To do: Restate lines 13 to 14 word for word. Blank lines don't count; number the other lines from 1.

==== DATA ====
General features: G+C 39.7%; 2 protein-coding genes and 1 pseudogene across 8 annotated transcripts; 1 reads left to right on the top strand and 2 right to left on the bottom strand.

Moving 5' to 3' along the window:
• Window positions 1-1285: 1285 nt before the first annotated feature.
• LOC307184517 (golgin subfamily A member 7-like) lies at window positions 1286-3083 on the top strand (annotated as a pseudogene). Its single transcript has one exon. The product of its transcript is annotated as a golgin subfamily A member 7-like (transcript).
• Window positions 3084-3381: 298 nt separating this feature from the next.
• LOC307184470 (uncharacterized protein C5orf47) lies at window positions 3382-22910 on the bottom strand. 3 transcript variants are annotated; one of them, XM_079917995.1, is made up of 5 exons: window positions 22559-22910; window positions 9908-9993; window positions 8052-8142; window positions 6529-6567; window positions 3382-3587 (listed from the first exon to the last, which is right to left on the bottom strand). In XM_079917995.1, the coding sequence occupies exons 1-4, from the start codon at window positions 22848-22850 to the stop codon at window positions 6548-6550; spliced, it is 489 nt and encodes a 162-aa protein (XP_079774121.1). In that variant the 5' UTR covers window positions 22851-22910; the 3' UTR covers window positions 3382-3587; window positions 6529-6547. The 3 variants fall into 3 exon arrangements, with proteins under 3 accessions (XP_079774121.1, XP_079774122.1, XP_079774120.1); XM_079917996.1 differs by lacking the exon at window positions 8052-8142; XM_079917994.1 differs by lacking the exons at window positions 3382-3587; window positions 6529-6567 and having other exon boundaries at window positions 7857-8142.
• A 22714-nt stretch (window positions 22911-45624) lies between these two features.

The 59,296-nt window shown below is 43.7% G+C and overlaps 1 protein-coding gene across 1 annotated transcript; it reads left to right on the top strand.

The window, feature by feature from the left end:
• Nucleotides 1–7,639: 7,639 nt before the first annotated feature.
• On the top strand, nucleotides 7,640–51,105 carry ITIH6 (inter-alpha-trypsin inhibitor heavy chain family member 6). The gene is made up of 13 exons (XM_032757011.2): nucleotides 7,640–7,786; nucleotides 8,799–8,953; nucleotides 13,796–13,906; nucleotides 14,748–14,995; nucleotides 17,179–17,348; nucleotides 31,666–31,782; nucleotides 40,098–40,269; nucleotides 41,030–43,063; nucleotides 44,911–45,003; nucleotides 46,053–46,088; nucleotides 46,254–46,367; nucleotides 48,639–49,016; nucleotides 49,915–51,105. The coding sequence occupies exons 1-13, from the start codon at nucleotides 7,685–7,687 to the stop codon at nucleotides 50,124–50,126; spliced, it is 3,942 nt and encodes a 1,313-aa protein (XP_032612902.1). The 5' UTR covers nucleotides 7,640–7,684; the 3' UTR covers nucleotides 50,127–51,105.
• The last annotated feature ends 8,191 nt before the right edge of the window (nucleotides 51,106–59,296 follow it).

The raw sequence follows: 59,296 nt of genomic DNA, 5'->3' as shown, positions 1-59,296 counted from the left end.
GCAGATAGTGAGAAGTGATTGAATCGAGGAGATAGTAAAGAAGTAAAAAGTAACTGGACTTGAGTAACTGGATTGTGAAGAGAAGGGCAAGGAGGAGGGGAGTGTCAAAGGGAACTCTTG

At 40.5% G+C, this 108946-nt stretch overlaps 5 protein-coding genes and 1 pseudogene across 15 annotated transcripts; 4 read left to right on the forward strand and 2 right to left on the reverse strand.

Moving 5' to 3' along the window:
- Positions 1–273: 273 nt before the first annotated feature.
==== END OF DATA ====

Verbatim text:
The raw sequence follows: 59,296 nt of genomic DNA, 5'->3' as shown, positions 1-59,296 counted from the left end.
GCAGATAGTGAGAAGTGATTGAATCGAGGAGATAGTAAAGAAGTAAAAAGTAACTGGACTTGAGTAACTGGATTGTGAAGAGAAGGGCAAGGAGGAGGGGAGTGTCAAAGGGAACTCTTG